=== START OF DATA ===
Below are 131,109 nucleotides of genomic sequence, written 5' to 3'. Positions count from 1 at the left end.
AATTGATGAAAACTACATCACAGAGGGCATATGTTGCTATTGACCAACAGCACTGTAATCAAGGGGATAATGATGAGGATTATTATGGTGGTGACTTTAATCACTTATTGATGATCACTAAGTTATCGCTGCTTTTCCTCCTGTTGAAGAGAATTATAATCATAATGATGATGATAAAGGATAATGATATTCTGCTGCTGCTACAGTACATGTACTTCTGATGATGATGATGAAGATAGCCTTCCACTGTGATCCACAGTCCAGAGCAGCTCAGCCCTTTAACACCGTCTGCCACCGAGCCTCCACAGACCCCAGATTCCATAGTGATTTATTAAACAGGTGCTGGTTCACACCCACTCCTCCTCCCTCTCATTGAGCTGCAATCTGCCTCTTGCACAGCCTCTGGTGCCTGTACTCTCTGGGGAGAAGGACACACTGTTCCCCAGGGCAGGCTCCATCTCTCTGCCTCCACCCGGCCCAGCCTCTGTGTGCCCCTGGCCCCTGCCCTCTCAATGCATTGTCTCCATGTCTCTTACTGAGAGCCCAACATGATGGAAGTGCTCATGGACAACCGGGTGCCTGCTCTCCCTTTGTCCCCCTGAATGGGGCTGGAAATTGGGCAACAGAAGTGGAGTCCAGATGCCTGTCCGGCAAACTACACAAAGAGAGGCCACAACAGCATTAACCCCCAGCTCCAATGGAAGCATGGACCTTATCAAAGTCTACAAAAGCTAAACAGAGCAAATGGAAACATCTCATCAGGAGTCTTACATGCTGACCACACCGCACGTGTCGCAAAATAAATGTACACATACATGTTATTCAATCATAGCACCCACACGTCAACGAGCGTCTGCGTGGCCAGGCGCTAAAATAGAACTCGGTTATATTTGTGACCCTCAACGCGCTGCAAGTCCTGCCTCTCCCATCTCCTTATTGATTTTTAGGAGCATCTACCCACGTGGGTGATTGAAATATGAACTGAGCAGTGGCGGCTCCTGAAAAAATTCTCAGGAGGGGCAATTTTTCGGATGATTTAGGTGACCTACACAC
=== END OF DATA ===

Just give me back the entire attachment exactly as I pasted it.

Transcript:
Below are 131,109 nucleotides of genomic sequence, written 5' to 3'. Positions count from 1 at the left end.
AATTGATGAAAACTACATCACAGAGGGCATATGTTGCTATTGACCAACAGCACTGTAATCAAGGGGATAATGATGAGGATTATTATGGTGGTGACTTTAATCACTTATTGATGATCACTAAGTTATCGCTGCTTTTCCTCCTGTTGAAGAGAATTATAATCATAATGATGATGATAAAGGATAATGATATTCTGCTGCTGCTACAGTACATGTACTTCTGATGATGATGATGAAGATAGCCTTCCACTGTGATCCACAGTCCAGAGCAGCTCAGCCCTTTAACACCGTCTGCCACCGAGCCTCCACAGACCCCAGATTCCATAGTGATTTATTAAACAGGTGCTGGTTCACACCCACTCCTCCTCCCTCTCATTGAGCTGCAATCTGCCTCTTGCACAGCCTCTGGTGCCTGTACTCTCTGGGGAGAAGGACACACTGTTCCCCAGGGCAGGCTCCATCTCTCTGCCTCCACCCGGCCCAGCCTCTGTGTGCCCCTGGCCCCTGCCCTCTCAATGCATTGTCTCCATGTCTCTTACTGAGAGCCCAACATGATGGAAGTGCTCATGGACAACCGGGTGCCTGCTCTCCCTTTGTCCCCCTGAATGGGGCTGGAAATTGGGCAACAGAAGTGGAGTCCAGATGCCTGTCCGGCAAACTACACAAAGAGAGGCCACAACAGCATTAACCCCCAGCTCCAATGGAAGCATGGACCTTATCAAAGTCTACAAAAGCTAAACAGAGCAAATGGAAACATCTCATCAGGAGTCTTACATGCTGACCACACCGCACGTGTCGCAAAATAAATGTACACATACATGTTATTCAATCATAGCACCCACACGTCAACGAGCGTCTGCGTGGCCAGGCGCTAAAATAGAACTCGGTTATATTTGTGACCCTCAACGCGCTGCAAGTCCTGCCTCTCCCATCTCCTTATTGATTTTTAGGAGCATCTACCCACGTGGGTGATTGAAATATGAACTGAGCAGTGGCGGCTCCTGAAAAAATTCTCAGGAGGGGCAATTTTTCGGATGATTTAGGTGACCTACACAC